Unimaginable as it may seem now, the documentary also explains how Morita had to audition over and over again to convince producer Jerry Weintraub, to win the role. The superproducer couldn’t imagine the comedian, who billed himself as “the hip Nip,” had what it took to play the role.
Pat Morita, with an assist from director John Avildsen, proved Weintraub, who originally wanted the celebrated Japanese actor Mifune Toshiro for the part, wrong.
With “More Than Morita” debuting on several streaming services as a video-on-demand title, one almost inexplicable absence is that of Netflix, which ran Derek and Alvarez’s previous documentary, “The Real Miyagi.” With “Cobra Kai” among its offerings, it would seem like a natural fit and the service could have had it exclusively to itself.
That was not, perplexingly, the case. According to Alvarez, Netflix sent an email saying, in effect, that it didn’t fit their criteria. “They never give you a full explanation,” he said.
That aside, both Derek and Alvarez are stoked for the potential success of “More Than Miyagi” — and Netflix is still helping out, indirectly.
The payoff is especially poignant for Derek, who himself studied karate with Fumio Demura. “I had met Pat back in 1983 and back then I’d only known him as Arnold on ‘Happy Days.’ Just the brief moment I had with him you could feel what a kind, gentle soul he was,” said Derek.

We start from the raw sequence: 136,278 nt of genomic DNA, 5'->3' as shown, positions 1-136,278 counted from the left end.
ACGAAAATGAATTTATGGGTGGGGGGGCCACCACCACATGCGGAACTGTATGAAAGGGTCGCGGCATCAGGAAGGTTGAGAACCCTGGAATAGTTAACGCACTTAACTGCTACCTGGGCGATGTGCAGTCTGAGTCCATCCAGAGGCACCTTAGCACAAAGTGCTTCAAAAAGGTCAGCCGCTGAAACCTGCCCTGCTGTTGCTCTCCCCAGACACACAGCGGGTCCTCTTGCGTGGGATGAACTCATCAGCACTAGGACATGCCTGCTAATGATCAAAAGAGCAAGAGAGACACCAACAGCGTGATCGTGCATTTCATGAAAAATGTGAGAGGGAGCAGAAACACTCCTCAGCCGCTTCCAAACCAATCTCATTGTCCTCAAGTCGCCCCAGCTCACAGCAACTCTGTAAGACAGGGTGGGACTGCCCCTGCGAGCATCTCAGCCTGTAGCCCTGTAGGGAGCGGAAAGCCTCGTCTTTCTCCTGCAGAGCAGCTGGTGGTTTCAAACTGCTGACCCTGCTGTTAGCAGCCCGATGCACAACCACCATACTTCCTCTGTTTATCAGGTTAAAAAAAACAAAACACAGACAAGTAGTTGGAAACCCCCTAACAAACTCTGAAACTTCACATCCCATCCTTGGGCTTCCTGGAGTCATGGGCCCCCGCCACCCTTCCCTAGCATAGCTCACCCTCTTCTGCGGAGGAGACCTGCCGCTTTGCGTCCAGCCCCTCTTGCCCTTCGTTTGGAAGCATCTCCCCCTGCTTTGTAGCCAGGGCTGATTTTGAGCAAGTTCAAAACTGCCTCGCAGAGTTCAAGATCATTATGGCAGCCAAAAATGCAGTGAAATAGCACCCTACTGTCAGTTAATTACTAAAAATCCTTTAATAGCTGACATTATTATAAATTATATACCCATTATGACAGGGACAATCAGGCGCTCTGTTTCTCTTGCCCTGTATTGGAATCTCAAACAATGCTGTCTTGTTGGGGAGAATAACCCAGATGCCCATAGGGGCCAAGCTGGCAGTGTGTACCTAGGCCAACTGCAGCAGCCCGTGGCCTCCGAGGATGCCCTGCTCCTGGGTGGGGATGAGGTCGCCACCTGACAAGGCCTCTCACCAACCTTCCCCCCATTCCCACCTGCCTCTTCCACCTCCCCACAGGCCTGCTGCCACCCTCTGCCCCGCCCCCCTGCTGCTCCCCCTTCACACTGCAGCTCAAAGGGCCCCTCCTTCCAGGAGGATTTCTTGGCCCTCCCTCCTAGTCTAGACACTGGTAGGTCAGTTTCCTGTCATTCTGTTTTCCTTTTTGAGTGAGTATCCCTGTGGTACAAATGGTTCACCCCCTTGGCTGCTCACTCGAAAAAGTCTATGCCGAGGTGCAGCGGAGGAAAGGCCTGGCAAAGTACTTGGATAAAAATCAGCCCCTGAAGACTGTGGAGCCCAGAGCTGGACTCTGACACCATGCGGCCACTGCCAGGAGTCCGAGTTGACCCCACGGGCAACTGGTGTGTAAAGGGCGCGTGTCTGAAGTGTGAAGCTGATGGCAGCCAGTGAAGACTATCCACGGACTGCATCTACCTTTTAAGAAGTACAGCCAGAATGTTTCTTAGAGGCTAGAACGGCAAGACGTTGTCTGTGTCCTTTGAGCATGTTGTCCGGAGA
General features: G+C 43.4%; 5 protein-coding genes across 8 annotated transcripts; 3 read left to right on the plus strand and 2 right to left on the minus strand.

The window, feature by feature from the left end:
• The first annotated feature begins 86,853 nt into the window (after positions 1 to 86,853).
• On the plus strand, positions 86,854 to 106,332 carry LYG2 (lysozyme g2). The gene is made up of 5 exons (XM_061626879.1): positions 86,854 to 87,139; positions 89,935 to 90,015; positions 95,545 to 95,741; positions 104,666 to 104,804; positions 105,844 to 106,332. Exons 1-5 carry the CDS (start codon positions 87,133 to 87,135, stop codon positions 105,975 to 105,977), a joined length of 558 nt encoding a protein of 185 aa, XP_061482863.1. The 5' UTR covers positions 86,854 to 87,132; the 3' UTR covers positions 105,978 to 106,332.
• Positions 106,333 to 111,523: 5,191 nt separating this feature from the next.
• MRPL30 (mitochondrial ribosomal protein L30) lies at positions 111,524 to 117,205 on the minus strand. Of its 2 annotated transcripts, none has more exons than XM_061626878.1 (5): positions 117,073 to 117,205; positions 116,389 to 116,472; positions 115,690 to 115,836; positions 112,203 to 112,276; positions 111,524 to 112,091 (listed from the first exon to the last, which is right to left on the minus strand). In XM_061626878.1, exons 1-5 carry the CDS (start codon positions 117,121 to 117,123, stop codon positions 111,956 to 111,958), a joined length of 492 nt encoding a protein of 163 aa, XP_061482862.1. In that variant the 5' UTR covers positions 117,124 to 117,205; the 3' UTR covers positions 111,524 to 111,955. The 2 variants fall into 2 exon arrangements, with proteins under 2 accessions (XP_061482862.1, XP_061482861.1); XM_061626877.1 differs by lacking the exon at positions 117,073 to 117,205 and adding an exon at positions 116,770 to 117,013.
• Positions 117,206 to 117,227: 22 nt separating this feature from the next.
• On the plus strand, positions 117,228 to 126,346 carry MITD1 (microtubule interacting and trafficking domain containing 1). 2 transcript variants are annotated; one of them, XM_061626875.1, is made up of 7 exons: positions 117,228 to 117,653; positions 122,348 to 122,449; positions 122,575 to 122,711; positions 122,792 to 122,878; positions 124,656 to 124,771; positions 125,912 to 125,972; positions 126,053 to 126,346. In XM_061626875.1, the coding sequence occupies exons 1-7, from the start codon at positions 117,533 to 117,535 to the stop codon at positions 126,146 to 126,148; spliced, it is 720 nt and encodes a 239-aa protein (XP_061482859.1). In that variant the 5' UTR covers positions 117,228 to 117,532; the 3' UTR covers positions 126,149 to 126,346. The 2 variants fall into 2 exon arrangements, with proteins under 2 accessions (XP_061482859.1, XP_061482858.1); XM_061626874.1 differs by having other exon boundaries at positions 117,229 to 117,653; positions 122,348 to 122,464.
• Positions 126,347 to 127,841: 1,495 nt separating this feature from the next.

Alvarez concurred. “I want to share this with the world and they’re going to see who Pat really was. Yes, there’s a dark side to him, but he was a kind person and he was very funny and compassionate. He had a tough life and I hope the movie resonates with everyone.”
Now that the movie is done, Derek said he had one wish.
“I just wish Pat was still here with us, so I could’ve personally interviewed him and dove in deeper with the questions because there are a lot of aspects and reasons for the choices that he made that no one can answer other than him.”
(For those interested in buying “More Than Miyagi” on physical media rather than via streaming, it can be purchased on DVD or Blu-ray at morethanmiyagi.com.)